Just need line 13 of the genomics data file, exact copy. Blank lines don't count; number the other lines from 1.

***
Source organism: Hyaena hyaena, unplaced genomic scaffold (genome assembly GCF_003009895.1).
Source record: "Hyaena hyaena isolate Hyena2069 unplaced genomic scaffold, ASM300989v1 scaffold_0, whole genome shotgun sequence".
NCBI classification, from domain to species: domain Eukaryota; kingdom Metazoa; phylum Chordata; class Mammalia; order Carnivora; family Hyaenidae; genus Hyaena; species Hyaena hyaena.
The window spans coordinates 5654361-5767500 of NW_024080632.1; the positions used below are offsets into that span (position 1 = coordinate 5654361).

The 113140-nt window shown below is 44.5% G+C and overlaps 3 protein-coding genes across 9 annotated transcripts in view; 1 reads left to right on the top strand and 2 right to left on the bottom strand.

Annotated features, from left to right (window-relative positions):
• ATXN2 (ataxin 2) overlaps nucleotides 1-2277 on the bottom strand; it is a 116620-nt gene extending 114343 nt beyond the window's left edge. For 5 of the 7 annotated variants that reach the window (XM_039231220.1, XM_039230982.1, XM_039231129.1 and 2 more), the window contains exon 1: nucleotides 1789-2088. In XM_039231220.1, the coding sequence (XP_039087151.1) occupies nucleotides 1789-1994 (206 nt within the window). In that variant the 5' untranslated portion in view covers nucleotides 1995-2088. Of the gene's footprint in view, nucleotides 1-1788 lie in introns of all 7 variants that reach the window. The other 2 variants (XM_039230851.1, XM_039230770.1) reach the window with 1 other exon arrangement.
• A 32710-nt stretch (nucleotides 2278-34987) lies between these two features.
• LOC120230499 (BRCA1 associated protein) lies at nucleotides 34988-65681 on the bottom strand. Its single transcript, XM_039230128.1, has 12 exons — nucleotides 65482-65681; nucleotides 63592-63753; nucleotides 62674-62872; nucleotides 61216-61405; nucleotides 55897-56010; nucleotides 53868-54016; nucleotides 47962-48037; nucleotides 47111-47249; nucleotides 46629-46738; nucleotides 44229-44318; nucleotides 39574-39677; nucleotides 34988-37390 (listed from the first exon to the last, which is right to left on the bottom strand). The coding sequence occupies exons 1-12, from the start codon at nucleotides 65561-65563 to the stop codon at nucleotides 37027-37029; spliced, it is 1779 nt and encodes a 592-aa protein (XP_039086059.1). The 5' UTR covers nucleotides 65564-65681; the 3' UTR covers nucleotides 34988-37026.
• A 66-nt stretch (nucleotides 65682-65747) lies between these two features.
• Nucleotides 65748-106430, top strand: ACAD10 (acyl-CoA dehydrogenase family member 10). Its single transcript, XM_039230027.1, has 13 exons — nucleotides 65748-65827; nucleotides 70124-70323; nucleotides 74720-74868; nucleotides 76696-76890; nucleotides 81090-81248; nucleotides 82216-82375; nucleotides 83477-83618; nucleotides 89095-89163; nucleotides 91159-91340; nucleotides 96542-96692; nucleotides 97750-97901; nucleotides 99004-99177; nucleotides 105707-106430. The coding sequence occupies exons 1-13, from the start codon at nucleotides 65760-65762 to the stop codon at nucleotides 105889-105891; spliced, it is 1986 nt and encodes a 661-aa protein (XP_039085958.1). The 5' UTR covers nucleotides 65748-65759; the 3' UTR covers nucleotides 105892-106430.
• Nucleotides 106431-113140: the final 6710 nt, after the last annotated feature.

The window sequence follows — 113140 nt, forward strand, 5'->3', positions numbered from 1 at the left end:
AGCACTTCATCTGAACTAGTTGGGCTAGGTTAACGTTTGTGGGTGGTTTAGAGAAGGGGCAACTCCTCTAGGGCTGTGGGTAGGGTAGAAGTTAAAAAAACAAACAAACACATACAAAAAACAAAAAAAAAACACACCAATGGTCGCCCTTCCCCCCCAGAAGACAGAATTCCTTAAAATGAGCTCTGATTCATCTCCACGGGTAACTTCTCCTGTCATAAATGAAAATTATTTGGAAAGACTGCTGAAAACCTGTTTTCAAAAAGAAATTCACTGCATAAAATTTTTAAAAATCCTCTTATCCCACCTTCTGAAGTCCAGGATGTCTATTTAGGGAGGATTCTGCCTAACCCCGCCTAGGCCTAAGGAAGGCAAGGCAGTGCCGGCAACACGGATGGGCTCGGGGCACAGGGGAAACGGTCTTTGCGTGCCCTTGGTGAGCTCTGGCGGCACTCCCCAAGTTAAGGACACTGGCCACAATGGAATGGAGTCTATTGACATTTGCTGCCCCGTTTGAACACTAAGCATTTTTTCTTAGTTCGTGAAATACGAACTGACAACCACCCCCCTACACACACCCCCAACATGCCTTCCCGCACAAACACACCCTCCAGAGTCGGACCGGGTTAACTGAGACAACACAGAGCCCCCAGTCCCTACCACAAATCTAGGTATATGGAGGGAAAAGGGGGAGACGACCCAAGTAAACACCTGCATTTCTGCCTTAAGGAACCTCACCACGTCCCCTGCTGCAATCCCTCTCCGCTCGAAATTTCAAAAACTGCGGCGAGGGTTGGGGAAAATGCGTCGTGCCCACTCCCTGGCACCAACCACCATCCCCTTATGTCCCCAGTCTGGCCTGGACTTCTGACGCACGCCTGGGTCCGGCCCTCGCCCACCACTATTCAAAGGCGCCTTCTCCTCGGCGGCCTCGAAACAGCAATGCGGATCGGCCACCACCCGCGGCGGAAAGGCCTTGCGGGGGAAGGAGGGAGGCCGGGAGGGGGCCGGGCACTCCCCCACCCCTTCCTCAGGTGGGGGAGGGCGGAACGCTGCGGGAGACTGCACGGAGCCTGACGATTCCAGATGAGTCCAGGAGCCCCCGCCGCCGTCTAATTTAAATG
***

The window sequence follows — 113140 nt, forward strand, 5'->3', positions numbered from 1 at the left end: